A "stock option" is an asset which provides the owner with a choice of whether or not to purchase a specified amount of discounted stock (or sell) at a specified price point within a specified time period. In the world of divorce law, the typical scenario is that one spouse's Employer compensates that spouse with the option to purchase company stock at future dates at bargain basement prices. The general idea behind stock options as compensation is to provide something of value while at the same time being able to argue that it does not have any real value, depending upon who is listening. So, when one spouse has a pocketful or stock options, how do we treat them in a divorce?
Classifying Stock Options as Marital or Separate.
In the simplest of terms, assets defined as "marital" are included in the marital estate which is subject to division, valued at according to the fair market value, and divided between the parties. Assets defined as separate are included in the division, and they are retained by the owner. "Marital property" is defined as property acquired after the date of the marriage of the parties and prior to the date of separation. So, stock options get the same anyalysis as all other assets in divorce. Was the option earned for services rendered during the marriage and granted during the marriage? If yes, then its marital. If the actual option is granted after the date of separation for services rendered during the marriage, it would be considered divisible property subject to distribution.
Therefore, what must be determined is the period of time the stock options were serving to compensate the employee. During the marriage, its divided, outside of the marriage, its separate.
Vested versus Unvested Stock Options
Vesting schedules complicate the issue of stock options even further. A vesting schedule provides an award of stock options at one time, however schedules the employees ability to exercise the options over a period of years, so long as they remain with the company. For example, Corporation XYZ awards John 10,000 options at $2.50 per share, with a vesting schedule of 2000 shares per year. XYZ shares are trading for $10.00 per share.
John and Linda, his wife of 20 years, are separating in year 3 of the schedule, so John has 6000 vested options, and 4000.
First, both vested and unvested options can be marital and have value, so do not make the mistake of assuming unvested options are off the table. In a twenty year marriage, all of the options will be marital except options intended as compensation for John's future labor. Even a portion of these options can still be marital, but you are getting into very complicated arguments which would require very specific information.
Valuing Stock Options
There are multiple methods used to value stock options, however in North Carolina the standard method is the "Intrinsic Value Method". This method has the advantage of being simple. The value of the current stock price is subtracted by the value of the option strike price, then multiplied by the number of options. This method is useful for common ordinary stock where pricing and marketability are easily determined.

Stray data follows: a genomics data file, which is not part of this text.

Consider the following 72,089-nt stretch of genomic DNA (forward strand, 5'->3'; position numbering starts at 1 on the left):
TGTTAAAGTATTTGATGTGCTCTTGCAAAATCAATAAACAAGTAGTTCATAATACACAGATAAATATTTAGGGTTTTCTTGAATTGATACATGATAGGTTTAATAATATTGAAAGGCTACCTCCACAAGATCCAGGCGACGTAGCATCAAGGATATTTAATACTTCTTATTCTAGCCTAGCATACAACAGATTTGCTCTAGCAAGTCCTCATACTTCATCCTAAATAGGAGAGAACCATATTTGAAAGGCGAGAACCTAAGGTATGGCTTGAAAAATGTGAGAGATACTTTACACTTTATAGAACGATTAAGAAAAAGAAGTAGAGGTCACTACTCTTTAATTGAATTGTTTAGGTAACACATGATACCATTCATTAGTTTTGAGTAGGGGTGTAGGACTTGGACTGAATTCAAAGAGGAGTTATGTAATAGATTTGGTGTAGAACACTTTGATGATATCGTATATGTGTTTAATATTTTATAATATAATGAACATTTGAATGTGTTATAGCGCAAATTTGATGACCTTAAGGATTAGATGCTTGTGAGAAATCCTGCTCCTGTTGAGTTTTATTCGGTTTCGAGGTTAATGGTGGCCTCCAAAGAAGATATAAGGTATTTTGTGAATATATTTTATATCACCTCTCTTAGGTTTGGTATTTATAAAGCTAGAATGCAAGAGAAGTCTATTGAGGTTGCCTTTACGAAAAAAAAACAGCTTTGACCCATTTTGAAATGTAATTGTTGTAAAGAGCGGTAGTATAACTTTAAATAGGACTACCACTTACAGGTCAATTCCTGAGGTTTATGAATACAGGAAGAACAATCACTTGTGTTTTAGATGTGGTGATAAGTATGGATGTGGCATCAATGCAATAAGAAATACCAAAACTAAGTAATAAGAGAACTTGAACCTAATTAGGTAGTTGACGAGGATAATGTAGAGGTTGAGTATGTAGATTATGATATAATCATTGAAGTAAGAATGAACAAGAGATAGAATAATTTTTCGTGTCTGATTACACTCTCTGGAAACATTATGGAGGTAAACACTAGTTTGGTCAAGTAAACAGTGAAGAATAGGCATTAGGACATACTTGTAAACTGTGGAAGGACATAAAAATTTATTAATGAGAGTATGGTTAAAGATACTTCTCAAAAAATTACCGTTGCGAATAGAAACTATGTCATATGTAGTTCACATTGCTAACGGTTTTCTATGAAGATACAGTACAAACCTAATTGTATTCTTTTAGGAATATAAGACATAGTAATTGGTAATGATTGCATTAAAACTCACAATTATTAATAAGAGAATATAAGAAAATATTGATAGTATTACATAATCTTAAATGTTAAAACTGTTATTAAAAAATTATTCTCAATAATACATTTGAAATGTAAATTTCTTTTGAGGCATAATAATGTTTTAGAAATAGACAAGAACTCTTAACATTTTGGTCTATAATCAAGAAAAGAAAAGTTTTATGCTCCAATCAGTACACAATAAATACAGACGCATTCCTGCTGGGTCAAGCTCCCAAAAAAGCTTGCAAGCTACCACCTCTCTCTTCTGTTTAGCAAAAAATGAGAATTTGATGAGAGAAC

Several financial websites provide publicly trades stock prices for given dates in history.
If you are dealing with restricted stock or stock that is not publicly traded, you will have to retain an expert accountant to determine the price using a more detailed method (Black-Scholes, Noreen-Wolfson variant, Kasouf, etc).
The parties are always free to agree on any value they like, and this is often the best result provided you are in a position to make a reasonable determination of the value.
Dividing or Distributing Stock Options
The law in North Carolina and most states favor "in kind distribution of marital property". This is difficult with stock options, which are treated like other forms of deferred compensation plans (pension, retirements, etc) which may only be divided when the benefit is recieved by the owner spouse. This means that the Courts are to split the actual stock options between the parties to the extent possible.
As a practical matter, ordering the actual exercise of stock options is difficult and has tax consequences that must be considered and are diffiicult to estimate. The best result is to have the owner spouse offset the value of the options with another asset, such as retirement or existing stock. If this is not possible, money will have to be set aside from somewhere to exercise the option benefits when they become payable to Employee, and while it is difficult, it can be done. As a family lawyer attorney, I suggest offsetting.
Practical Realities of Dividing Stock Options
If you or your spouse have significant stock options to consider in an Equitable Distribution, you will need the assistance of an experienced family law attorney to ensure the proper handling of these complicated assets. This article is very broad in scope and is intended as a brief introduction into how stock options are handled in a divorce. In most cases, your attorney will be able to negotiate a settlement, or a stipulation at trial, that can avoid any future negative consequences that can result in mishandling these assets.
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